Consumers complain about high deductibles on Obamacare plans; advocates note mitigating factors and say to keep shopping

By Melissa Patrick
Kentucky Health News

Many consumers of health insurance under the Patient Protection and Affordable Care Act are finding that it’s not as affordable as the name implies — not because of the premiums, but due to the “sky-high” deductibles that leave many feeling like they don’t have health insurance at all, Robert Pear writes for The New York Times.

“The deductible, $3,000 a year, makes it impossible to actually go to the doctor,” David Reines, a former New Jersey hardware salesman with chronic knee pain, told Pear. “We have insurance, but can’t afford to use it.”

Pear reports, “In many states, more than half the plans offered for sale through, the federal online marketplace, have a deductible of $3,000 or more, a New York Times review has found.” The lower the premiums, the higher the deductibles.

Kentuckians also struggle with high deductibles, based on a look at plans offered on Kynect, Kentucky’s health insurance marketplace. Kentucky Health News examined what it would cost a one-parent, one-child family in Scott County.

The least expensive premium for this family on Kynect is the CareSource “bronze” plan at $254 per month, but this plan also has the highest deductibles at $6,650 per person and $13,300 per group.

The lowest deductible for this family is the Humana “platinum” plan at $500 per person and $1,000 per group, but this plan’s premium was also one of the most expensive at $532.98 per month.

Two steps below the platinum plan are the “silver” plans, which are the most popular by far on the Obamacare exchanges. Deductibles for the silver plans available to our sample family ranged from $2,000 to $3,700 per person and $4,000 to $7,500 per group.

Deductibles for the bronze plans, which have the lowest premiums, ranged from $4,400 to $6,650 per person and $8.800 to $13,300 per group.

Other costs to consider when looking at the affordability of a plan are its co-payments, co-insurance and out-of-pocket maximums.

“Those deductibles are causing concern among Democrats — and some Republican detractors of the health law, who once pushed high-deductible health plans in the belief that consumers would be more cost-conscious if they had more of a financial stake or skin in the game,” Pear writes.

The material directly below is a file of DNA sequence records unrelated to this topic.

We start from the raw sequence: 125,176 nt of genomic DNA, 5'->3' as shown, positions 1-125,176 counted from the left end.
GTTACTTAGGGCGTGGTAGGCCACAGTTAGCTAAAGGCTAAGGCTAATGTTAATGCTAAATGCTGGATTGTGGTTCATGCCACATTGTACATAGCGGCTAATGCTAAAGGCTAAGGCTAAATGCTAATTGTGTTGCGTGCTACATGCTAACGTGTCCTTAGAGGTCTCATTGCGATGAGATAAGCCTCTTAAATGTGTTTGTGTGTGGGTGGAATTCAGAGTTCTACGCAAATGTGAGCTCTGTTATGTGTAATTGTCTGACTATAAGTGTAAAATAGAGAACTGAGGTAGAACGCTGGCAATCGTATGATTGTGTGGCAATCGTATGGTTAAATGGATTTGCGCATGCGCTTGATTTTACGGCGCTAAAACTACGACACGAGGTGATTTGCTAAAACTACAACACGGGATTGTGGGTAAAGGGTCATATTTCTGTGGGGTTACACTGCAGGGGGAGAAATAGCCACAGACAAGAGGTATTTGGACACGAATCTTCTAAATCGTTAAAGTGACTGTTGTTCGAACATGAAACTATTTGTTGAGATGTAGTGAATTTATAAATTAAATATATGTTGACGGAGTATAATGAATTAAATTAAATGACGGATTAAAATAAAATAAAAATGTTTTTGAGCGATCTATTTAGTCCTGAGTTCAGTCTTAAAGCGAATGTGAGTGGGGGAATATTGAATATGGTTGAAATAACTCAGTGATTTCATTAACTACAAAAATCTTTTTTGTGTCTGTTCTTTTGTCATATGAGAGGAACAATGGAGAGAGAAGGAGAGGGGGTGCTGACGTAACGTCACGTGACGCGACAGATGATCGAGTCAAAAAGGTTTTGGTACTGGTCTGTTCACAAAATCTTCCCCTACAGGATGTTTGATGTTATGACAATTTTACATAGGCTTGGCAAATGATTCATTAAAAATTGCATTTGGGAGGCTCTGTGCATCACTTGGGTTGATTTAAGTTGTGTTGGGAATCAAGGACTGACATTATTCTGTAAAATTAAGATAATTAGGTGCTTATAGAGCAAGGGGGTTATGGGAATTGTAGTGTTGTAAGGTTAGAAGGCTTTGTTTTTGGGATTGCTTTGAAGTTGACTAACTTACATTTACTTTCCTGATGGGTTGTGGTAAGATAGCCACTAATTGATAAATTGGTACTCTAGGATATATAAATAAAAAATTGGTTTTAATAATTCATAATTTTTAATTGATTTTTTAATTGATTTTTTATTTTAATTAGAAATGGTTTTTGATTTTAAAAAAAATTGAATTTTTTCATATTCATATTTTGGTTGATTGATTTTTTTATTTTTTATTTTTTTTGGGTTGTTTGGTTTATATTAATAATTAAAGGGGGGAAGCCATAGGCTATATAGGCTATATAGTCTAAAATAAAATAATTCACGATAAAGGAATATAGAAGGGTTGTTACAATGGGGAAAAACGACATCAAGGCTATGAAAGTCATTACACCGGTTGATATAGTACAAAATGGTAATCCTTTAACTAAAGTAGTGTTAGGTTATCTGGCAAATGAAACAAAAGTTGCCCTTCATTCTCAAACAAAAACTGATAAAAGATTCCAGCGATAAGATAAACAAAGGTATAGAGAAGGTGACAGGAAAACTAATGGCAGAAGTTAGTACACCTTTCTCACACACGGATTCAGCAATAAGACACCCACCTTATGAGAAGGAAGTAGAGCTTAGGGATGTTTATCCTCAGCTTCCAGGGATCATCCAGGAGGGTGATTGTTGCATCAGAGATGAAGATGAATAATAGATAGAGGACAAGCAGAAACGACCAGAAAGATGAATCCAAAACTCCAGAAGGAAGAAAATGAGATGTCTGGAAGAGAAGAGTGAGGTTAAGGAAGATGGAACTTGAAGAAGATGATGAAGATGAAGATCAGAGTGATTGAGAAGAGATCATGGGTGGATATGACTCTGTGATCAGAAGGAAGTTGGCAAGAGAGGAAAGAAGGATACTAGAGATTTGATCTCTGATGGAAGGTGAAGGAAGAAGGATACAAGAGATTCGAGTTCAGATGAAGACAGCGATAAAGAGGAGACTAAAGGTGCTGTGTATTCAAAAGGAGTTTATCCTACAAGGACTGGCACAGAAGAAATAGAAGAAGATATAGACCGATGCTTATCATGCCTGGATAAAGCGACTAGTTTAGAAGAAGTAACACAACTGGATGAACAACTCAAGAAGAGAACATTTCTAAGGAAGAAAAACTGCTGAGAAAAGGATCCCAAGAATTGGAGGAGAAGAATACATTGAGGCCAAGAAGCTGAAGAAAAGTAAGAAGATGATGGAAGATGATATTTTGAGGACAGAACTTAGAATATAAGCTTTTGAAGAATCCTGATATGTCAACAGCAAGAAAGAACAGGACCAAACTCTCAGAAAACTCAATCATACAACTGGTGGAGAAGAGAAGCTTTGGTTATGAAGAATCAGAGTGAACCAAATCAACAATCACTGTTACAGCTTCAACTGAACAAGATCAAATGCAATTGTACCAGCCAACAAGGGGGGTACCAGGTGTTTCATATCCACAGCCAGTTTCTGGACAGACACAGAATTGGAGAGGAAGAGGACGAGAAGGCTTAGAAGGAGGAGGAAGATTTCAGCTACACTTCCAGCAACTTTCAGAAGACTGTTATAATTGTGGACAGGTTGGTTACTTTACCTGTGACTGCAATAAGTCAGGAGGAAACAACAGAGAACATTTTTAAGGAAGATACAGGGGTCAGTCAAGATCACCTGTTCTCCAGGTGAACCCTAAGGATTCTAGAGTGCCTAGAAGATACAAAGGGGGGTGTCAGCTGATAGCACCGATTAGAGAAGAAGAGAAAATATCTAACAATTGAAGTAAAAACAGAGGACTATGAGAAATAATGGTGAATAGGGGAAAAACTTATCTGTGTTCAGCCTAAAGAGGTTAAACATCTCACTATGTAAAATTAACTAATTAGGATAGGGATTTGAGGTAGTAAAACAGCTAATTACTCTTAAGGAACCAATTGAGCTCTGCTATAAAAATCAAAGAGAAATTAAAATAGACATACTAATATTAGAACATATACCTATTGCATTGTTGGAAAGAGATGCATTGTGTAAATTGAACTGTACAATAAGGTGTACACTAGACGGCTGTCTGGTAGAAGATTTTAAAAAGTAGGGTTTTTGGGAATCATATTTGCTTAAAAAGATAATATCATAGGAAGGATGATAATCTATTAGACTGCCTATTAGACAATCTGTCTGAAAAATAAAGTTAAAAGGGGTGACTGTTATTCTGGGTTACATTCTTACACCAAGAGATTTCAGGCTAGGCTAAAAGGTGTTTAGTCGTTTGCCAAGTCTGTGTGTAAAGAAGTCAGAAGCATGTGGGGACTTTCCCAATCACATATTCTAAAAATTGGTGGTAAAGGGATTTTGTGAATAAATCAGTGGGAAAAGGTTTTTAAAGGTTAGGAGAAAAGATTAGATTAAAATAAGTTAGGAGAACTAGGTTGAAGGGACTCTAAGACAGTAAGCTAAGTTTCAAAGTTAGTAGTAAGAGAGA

While the shift to cost-sharing through higher deductibles has become the norm, an analysis by the Kaiser Family Foundation found that fewer than half of all households above the poverty level have enough assets to cover an out-of-pocket maximum of $3,000 to $6,000, which is considered mid-range. The highest out-of-pocket maximum for 2016, as set by the health-reform law, is $6,850, according to Kaiser Health News.

While the report from HHS said, “Eight out of 10 returning consumers will be able to buy a plan with premiums less than $100 a month after tax credits, and about seven out of 10 will have a plan available for less than $75 a month,” several consumers complained to Pear that the high deductibles make the plans unaffordable.

“Our deductible is so high, we practically pay for all of our medical expenses out of pocket,” said Wendy Kaplan, 50, of Evanston, Ill., whose family of four pays premiums of $1,200 a month, with an annual deductible of $12,700, “So our policy is really there for emergencies only, and basic wellness appointments.”

There are mitigating factors, Pear reports, health officials and insurance counselors cite several. All plans must cover preventive services without a deductible or co-payment; some plans help pay for some items before patients meet their deductible; there is an overall limit on out-of-pocket costs; and there are discounts available for those with particularly low incomes.

And for those who say their deductibles are too high, Dave Chandra, a policy analyst at the liberal-leaning Center on Budget and Policy Priorities, told Pear, “Everyone should come back to the marketplace and shop. You may get a better deal.”

But Pear writes that the deductibles are so high they may be scaring away some consumers, especially the young, healthy consumers that would help bring the premiums down for everyone.

Alexis C. Phillips, 29, of Houston, is one of those who told Pear, “The deductibles are ridiculously high. I will never be able to go over the deductible unless something catastrophic happened to me. I’m better off not purchasing that insurance and saving the money in case something bad happens.”

The penalty for not having health insurance in 2016 is $695 or 2.5 percent of household income, whichever is greater.

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